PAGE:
One of the street dogs falls into step by your side: a short-haired she-mutt with the coloring and size of the average beagle, but with pointy ears and the thicker jaw of a bulldog. After she accompanies you for two blocks you begin to call her Lucy, but no sooner do you arrive at the beach than your new friend Lucy disappears into the chaise and umbrella jungles, scavenging elsewhere.  Still no news of beheadings.

The ocean, the beach, the sand, the waves: they look like yours at home but they too are elsewhere. Weaving in and out of the chaise and umbrella colonies stroll the indigenous Huichol beach vendors, along with the local mestizos, selling home-sewn fantastical stuffed animals, “Animalitas”: orange spotted unicorns, striped reindeer with pipe-cleaner antlers, purple turtles and three-legged monkey keychains – blue, pink, chartreuse. “Come on,” says a little Huichol girl with almond eyes of liquid chocolate and mocha skin so smooth you have to
stop yourself from stroking it, “Dos pesos, better than free.” The vacationers wonder: “Why aren’t you in school?” And she says it’s a week off. But then an expat Arizonan tells you that the Huichols don’t go to school because the money they make selling animalitas and trinkets on the beach is more important. They are artisans, this is how they make their living, and who can turn down a doe-eyed child? The mestizo silver vendors, the donut man, the cigar man, the guy with the beautiful carvings, the women and their colorful fabrics - they're used to rejection. But the children? It will take a couple of days before you can ignore them completely, and only after you’ve bought a three-legged “changa.”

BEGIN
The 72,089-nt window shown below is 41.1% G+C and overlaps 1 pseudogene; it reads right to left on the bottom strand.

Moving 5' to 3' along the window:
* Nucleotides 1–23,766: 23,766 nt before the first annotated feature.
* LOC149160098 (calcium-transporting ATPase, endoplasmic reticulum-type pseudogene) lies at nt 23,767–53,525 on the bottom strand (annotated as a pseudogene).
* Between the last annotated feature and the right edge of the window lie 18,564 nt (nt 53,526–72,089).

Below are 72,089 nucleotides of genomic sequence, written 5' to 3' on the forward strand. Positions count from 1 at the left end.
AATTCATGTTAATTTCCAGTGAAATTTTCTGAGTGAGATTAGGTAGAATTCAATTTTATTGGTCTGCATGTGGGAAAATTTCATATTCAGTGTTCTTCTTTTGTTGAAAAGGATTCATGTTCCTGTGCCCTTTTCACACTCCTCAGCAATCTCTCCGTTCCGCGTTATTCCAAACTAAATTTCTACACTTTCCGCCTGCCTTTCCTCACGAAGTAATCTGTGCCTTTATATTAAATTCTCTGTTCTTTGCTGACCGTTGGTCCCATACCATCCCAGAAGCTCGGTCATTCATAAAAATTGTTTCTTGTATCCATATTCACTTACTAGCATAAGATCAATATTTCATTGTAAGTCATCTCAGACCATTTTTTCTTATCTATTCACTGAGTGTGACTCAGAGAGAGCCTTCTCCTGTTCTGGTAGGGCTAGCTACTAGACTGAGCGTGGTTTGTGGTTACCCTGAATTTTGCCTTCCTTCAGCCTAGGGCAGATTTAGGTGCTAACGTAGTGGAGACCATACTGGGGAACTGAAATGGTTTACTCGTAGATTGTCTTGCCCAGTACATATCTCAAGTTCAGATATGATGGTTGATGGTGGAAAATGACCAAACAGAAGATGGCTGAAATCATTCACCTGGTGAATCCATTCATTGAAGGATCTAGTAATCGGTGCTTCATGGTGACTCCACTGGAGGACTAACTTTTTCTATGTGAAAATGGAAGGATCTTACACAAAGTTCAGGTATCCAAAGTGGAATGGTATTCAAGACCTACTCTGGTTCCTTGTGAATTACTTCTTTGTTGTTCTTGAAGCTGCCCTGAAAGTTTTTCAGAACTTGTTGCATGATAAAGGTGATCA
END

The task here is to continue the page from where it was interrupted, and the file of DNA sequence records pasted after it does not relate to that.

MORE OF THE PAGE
The beach musicians are impossible to ignore; even in the late afternoon as you doze, straw hat over your face, you can hear the short, squat Huichol boy beating on his over the shoulder tom-tom, whacking his snare and caterwauling “ay yay yay yay, cuanto mejores” in an atonal shriek so discomfiting you’re tempted to use his beater on his head and put him out of his misery. But his father stands behind him, now and then blowing a solo mariachi trumpet, his ponytail snaking from under his trucker’s cap halfway down his back. The father sounds good enough to play with a real mariachi band. But he’s Huichol, dark-skinned, the lowest of the lower classes in a country where the fair-haired, lighter-skinned descendants of the Spanish Conquistadores hold sway. It may be that a duet on the beach with his tone-deaf son will have to suffice.